'
"1
t.'
......
Often, you will find that highquality anJ n.liahle sernndary data are difficult to
aLccss. Examples induJl' certain types of go, l.'.rntm:nl Jat:i anJ internally proJuccJ
org:.inizatwnal data. The rnain reason that acct:ss to th1s type of Jata 1s generally
restricted is largely due to its sensitive nature. Normally, the only way to gf't hold of
surh valuable ciRt::i is if you wurk for the organization that prmluLeS them. F'ven
then, acessing such data can still prove J.ifficult!
The cost of au:essing c.lata is also a di.suJvantagc to student researchers. On many
occasion students have tolJ me that they have founJ an l:xcdlent rt'port onli.ne, but
obtaining a copy usually involves a suhscription fee 01 a si:lcablc oneoff payment.
You may believe you have a suffic..ient amount of data, hut re.member that second
ary dat,1 arc data th.1t have bef'n collcL"ted by othe1 ind1v1duals or orga11iz:1t1ons !or
their own rurposes. Sud, data my not therefore answer your research 4uestions.
n,H: 11lt tr
l13h,l,h.,
In gene1JI, tht' oh1lity to Jt>terminl! whether or not se<ondary cfata arl' rt>liAblc is
largely clow11 Lo the so11r1.c. Ct>rta!llly, al ::iclemic journals otter high levels ol n"l1al,il
ity, as do estabhsheJ husrnesi. puhlications such as the Haman/ Busine.s Review and
Tire Eco11nmist The main problem tends lo ht> with the mort> nhscun p11hl.iu1tions
and websites.
Son1ctimec;, it c..ru1 he argued, Ult> lullltation assoc1ateJ with reliability can be
ovPrrnmc by using a varicJ range of secondary sources. 13y way of illustration, in their
artidt> into annual working hours in Bntain, G:ill and Allsop (2007: 801) juslity the
use of sernndary data by making refe1ence to the ahsenu of iaodarJized and long1tudinal d::ita ln aJdition, the authnrs abo indude a wide range of secondary sources:
Tlw mutl'rial to1 this n1arrh 1 Jlrivecl from a m1mher of Sl'conda1 \ suurci>.
uch ,1s till' ruhlu ,H 1um or the AJn,ory, C \me 1'1at1on and Arbitration Scrvi(P
(ACAS), 1111.:uml s Data 1.:n1us llDSJ, lndustnal H.d.1t1nns SLniLl's (IRS),
L.1hour R1searcb Dt'partmi:nt (I.R [)) :.incl the Institute uf P1rso111\l'I Mnn.1gL'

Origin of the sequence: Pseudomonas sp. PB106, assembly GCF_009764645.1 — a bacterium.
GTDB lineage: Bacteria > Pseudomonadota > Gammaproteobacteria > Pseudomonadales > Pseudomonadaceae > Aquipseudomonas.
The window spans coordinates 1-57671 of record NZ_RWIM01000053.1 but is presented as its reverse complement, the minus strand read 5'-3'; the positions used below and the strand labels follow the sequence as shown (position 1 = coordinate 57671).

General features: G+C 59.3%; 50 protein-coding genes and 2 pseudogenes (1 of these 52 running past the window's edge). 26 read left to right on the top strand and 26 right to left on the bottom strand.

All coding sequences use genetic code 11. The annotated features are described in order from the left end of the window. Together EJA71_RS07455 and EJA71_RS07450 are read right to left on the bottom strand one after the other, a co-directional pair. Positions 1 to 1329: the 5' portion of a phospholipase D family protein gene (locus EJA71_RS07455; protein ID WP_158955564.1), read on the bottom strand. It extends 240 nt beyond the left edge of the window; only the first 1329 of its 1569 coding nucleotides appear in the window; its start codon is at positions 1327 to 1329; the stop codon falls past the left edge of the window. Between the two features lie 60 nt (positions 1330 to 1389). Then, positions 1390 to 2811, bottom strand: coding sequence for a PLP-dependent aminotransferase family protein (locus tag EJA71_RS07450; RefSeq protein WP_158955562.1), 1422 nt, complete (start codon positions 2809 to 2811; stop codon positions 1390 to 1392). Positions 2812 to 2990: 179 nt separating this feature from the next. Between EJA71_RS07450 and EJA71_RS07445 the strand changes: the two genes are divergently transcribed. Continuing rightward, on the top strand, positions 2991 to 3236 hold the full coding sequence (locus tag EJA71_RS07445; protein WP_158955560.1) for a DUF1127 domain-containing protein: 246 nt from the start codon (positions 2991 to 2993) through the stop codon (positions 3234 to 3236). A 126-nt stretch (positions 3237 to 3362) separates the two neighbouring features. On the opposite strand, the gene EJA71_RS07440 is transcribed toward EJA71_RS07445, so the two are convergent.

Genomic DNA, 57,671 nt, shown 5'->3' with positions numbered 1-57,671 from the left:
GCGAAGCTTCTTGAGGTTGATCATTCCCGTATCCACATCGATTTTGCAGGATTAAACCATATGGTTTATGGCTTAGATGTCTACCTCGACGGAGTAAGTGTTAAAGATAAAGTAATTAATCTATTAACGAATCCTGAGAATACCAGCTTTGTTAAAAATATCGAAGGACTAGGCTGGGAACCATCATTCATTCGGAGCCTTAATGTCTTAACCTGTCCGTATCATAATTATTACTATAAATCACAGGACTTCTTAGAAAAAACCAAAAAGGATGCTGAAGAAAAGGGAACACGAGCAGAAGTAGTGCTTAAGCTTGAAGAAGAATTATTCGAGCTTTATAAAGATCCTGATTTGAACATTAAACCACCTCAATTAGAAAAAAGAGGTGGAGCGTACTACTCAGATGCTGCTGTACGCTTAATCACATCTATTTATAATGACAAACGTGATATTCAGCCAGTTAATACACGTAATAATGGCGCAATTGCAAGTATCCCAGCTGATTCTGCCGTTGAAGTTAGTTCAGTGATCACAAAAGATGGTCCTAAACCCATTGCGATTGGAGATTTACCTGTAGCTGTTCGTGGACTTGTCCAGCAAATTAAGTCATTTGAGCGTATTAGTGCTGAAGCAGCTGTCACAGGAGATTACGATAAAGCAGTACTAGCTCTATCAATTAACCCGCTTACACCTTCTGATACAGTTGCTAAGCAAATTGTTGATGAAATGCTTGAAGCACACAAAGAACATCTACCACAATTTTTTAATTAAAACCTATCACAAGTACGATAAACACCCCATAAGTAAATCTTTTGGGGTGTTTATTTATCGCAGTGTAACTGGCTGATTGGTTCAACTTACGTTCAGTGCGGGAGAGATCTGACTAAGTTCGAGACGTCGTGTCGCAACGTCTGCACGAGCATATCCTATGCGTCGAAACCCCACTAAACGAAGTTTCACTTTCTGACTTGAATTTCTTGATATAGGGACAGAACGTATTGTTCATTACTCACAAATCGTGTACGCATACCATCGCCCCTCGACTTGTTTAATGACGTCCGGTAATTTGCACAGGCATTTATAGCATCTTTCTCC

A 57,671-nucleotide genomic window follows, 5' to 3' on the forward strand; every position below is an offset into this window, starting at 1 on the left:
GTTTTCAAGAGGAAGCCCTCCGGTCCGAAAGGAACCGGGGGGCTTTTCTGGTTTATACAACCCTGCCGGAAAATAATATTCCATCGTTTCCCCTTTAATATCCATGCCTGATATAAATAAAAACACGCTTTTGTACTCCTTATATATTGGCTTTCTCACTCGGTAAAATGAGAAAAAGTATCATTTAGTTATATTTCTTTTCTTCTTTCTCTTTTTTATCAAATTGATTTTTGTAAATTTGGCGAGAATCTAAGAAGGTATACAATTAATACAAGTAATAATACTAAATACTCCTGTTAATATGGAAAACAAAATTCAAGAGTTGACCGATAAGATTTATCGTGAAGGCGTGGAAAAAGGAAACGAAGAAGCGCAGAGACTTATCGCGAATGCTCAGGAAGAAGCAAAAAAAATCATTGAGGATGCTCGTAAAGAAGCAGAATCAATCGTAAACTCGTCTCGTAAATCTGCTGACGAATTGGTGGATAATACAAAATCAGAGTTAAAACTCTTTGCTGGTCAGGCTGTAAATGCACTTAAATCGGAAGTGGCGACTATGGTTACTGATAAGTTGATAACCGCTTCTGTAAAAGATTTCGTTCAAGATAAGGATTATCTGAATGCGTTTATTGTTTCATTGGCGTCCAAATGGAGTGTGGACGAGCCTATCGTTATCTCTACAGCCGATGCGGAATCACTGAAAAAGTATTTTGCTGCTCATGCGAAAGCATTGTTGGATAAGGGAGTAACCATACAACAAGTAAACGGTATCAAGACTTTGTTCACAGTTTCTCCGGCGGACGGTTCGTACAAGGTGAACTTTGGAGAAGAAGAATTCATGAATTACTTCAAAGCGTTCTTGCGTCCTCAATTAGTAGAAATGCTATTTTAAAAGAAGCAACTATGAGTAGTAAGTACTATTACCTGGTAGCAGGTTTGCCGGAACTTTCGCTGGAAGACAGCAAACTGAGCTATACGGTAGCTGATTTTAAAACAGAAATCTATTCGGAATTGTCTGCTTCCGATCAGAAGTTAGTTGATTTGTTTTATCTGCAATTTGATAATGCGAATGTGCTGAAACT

mt>11t (lPM)/Cha1 ll'rl'J Institute nf F'C'rsonnt'l M:rn:igt'mcnl (C'TPI )) as wt'!( a ...
Ll.l\l'rage of salit'nt rkvek,pmPnts in tlw qualit, pres lik1 t!H Fi11,111fia/ Ti11lt's
,rnd The G11i1rdia11 Jml n111011g rt'g1onal dad; hm;1dslwcb. Whilst tlJL'n' .1r..: a
numb('r ol weak11esvs 111 the 10bustness ol tht.: Jat:1 ge11cn1tPd 11Sing such :i
m<'thod, this dat:i 1.a11 help s11ppkm1H nther dat.1  \\h1t.!1 itstlt 1s nut with
nut wi>ak11l'sscs so that a fullf"1, multi n1mpnnenl ricture <,r annual hours
Cllll lw built 11p
The sernndary dat::i cited 111 Gall anJ Allsop's article may not be fomiLar to you
These inclt1de puhlJCations from publir sec lor bodies, professional boJit>s, and
regional and notional n<"wspapers.
'"' ?
mar
,..,.,..._,I p fnrm
Data tnat have experienced l1ttle, if any, processing are referred to as m.1.1.1 dnrn,
whereas Jata that have received some form of procec;sing nr summan7tng are
known as compiled 01 c:uulud data. For examplt', a suctcssntl dot.com company scll
lllg books anJ musk CDs online might collect h11gt: volumes or sRlesrclated raw
data each dlly, but SL1ch data are not very usful until thev have hee11 anJlyzed 1
interpn'ted and presented in a manageable for n1. Once processed, this type of data
might be used for analY7tng sales trends, launching a targeted sales promotion cam
paign or simply analyzing the most rrofitable lines. T.ibles 7 2 and 7 .3 show raw
data and cooked data respectively.
USING SECONDARY DATA
97
TABl E. 7 2
An rx
Amount()
Transaction no.
42.96
20.99
11.50
13.75
101293
101294
101295
101296
lABLE 7 3
An ex
Mon 73 March
Tues 24 March
Weds 25 Mi!lrch
Thurs 26 Marc/I
C.
l ( 001\t'd)
Date
1ri 21 March
Sat 28 March
sun 29 March
WTA/ far week
the World 'lra<le Organization that includes quantitutive,a statisti1.:al data 'iuLh as
GDP figures and qualitalivt' analysis in thf' form of C]Uotalionc; from le,aading eco
nomics experts.
In one sc.:nse, arplying a wiJe range of scrnndary sourres is a good tlung, hut you
mu!>t enc;ure that you can comparL your findings on an equal footing. Comparability
is often a problem when mt<'grnting and examining data from different sourrei.. Oif
ferenres may occur in the following aspect,;:
35,000
18.W,
17,234
29,108
n,400
39.100
34.750
22,950
14.750
28,250
21. 750
38,250
11.500
12,240
173.427
172,:200
Difference (+I)
t250
4,605
; 2,484
+858
1650
+850
+740
+1.227
Compa"'q'J'' ih,